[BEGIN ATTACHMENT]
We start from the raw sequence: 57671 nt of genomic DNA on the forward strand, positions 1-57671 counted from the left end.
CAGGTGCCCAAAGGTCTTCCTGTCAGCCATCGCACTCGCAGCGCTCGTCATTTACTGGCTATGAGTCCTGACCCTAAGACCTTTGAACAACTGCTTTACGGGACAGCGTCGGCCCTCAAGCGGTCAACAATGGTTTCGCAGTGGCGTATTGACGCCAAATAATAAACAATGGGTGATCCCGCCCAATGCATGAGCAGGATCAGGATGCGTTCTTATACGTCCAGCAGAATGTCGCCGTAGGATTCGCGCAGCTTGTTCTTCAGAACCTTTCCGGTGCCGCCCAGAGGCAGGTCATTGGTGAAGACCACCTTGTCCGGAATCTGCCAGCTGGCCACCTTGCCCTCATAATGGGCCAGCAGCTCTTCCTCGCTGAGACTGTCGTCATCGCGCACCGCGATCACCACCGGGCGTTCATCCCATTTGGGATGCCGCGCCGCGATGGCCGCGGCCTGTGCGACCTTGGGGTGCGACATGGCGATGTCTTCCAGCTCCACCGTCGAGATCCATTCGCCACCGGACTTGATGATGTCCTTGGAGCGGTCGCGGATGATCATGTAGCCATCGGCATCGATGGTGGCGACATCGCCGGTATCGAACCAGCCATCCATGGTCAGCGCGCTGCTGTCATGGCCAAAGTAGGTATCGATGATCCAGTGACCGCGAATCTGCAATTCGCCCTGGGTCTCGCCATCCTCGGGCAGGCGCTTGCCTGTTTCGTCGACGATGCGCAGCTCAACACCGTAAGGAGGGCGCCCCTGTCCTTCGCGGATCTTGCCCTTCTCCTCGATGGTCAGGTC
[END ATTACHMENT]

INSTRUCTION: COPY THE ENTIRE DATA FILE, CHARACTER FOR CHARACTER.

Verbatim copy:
We start from the raw sequence: 57671 nt of genomic DNA on the forward strand, positions 1-57671 counted from the left end.
CAGGTGCCCAAAGGTCTTCCTGTCAGCCATCGCACTCGCAGCGCTCGTCATTTACTGGCTATGAGTCCTGACCCTAAGACCTTTGAACAACTGCTTTACGGGACAGCGTCGGCCCTCAAGCGGTCAACAATGGTTTCGCAGTGGCGTATTGACGCCAAATAATAAACAATGGGTGATCCCGCCCAATGCATGAGCAGGATCAGGATGCGTTCTTATACGTCCAGCAGAATGTCGCCGTAGGATTCGCGCAGCTTGTTCTTCAGAACCTTTCCGGTGCCGCCCAGAGGCAGGTCATTGGTGAAGACCACCTTGTCCGGAATCTGCCAGCTGGCCACCTTGCCCTCATAATGGGCCAGCAGCTCTTCCTCGCTGAGACTGTCGTCATCGCGCACCGCGATCACCACCGGGCGTTCATCCCATTTGGGATGCCGCGCCGCGATGGCCGCGGCCTGTGCGACCTTGGGGTGCGACATGGCGATGTCTTCCAGCTCCACCGTCGAGATCCATTCGCCACCGGACTTGATGATGTCCTTGGAGCGGTCGCGGATGATCATGTAGCCATCGGCATCGATGGTGGCGACATCGCCGGTATCGAACCAGCCATCCATGGTCAGCGCGCTGCTGTCATGGCCAAAGTAGGTATCGATGATCCAGTGACCGCGAATCTGCAATTCGCCCTGGGTCTCGCCATCCTCGGGCAGGCGCTTGCCTGTTTCGTCGACGATGCGCAGCTCAACACCGTAAGGAGGGCGCCCCTGTCCTTCGCGGATCTTGCCCTTCTCCTCGATGGTCAGGTC